The selection of Jackson for the site of the Michigan State Prison in 1837 was a decision based on economics. Several Jackson businessmen had lobbied the State Legislature for the prison because they were seeking a source of cheap labor for their factories. The Jackson Wagon Company soon built a factory on the prison grounds, making it easy for guards to escort inmates to and from work. Inmates were paid pennies per day and worked under a quota system. Inmates who didn’t make their quotas lost privileges or were severely punished. Early factories at Jackson produced auto parts, harness and tack, binder twine, tombstones, cigars, clay tile, furniture, overalls, shoes, farm equipment, carpet, barrels, locomotive boilers, brushes, brooms, and of course, license plates.
By 1922 the State of Michigan began to operate its own factories and shops due to objections by unions that inmates were taking jobs away and working for slave wages. The intent was to make the prison self-supporting. Jackson Prison even had its own concrete block and brick factory to produce material for prison expansion projects, ironically forcing inmates to manufacture the materials used to confine them.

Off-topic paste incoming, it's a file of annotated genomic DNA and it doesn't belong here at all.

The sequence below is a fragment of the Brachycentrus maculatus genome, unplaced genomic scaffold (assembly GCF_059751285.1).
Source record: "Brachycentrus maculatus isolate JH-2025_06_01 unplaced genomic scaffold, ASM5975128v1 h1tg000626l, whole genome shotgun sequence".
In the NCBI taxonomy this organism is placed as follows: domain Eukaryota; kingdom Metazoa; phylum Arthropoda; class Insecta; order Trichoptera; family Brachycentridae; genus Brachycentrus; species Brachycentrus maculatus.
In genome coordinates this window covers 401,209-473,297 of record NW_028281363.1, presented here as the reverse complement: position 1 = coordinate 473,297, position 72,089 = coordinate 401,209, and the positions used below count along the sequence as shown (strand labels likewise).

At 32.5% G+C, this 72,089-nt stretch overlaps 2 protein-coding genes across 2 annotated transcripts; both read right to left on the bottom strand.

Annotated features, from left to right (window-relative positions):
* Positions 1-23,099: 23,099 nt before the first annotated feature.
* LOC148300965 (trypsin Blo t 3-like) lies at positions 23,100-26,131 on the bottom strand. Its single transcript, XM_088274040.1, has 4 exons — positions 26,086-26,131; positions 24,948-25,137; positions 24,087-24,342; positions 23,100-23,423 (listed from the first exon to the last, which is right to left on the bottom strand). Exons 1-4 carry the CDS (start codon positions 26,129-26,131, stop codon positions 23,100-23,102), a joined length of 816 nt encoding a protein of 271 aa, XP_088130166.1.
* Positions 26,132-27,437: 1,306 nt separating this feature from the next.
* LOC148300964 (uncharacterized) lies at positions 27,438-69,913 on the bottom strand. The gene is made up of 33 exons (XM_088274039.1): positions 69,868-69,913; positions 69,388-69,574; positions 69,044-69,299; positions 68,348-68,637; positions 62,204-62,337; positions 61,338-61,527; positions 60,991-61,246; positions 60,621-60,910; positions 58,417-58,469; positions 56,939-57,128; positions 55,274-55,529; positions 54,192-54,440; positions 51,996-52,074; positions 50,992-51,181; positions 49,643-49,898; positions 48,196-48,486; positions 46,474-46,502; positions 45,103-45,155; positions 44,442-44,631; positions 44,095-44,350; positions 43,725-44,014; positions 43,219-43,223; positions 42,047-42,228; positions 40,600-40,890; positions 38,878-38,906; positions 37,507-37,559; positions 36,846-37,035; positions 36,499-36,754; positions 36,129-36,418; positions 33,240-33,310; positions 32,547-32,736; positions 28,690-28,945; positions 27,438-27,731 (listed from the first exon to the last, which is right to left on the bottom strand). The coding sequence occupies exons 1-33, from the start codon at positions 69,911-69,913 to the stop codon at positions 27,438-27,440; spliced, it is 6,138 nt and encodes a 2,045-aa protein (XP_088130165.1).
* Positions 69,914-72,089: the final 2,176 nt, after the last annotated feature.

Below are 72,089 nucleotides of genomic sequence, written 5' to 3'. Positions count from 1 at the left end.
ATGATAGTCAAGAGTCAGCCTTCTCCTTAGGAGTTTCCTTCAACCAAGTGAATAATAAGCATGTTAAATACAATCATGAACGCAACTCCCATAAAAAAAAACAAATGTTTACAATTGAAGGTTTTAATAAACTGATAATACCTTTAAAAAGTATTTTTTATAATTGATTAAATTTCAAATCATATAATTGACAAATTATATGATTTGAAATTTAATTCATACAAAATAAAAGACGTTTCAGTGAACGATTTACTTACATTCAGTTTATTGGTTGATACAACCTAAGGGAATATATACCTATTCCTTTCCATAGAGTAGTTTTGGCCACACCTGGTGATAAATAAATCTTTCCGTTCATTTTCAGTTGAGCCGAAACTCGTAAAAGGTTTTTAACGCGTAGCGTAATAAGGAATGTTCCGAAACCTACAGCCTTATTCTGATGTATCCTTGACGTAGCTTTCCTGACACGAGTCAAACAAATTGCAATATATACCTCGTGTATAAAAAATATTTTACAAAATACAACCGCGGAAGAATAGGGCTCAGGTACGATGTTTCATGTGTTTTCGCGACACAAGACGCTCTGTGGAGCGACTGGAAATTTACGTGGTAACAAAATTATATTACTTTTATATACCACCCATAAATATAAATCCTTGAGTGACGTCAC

Prison farms produced food to feed hungry inmates. This included canned fruits and vegetables, wine and cider, with the surplus being sold to the public up until the late 1970s. The Great Depression years of the 1930s were a decade of change for Michigan prisons. The advent of Civil Service rules ended the patronage system for wardens. The Hawes-Cooper Act prohibited the sale of prison-made products in interstate commerce, and the Michigan Legislature adopted a bill limiting the sale of prison products to state institutions and tax-supported agencies only. By the 1980s, Michigan State Industries was only allowed to sell its products to nonprofit organizations as well as federal, state and local governments. MSI produced textiles, road signs, office furniture, file cabinets, cleaning supplies, work clothing and uniforms.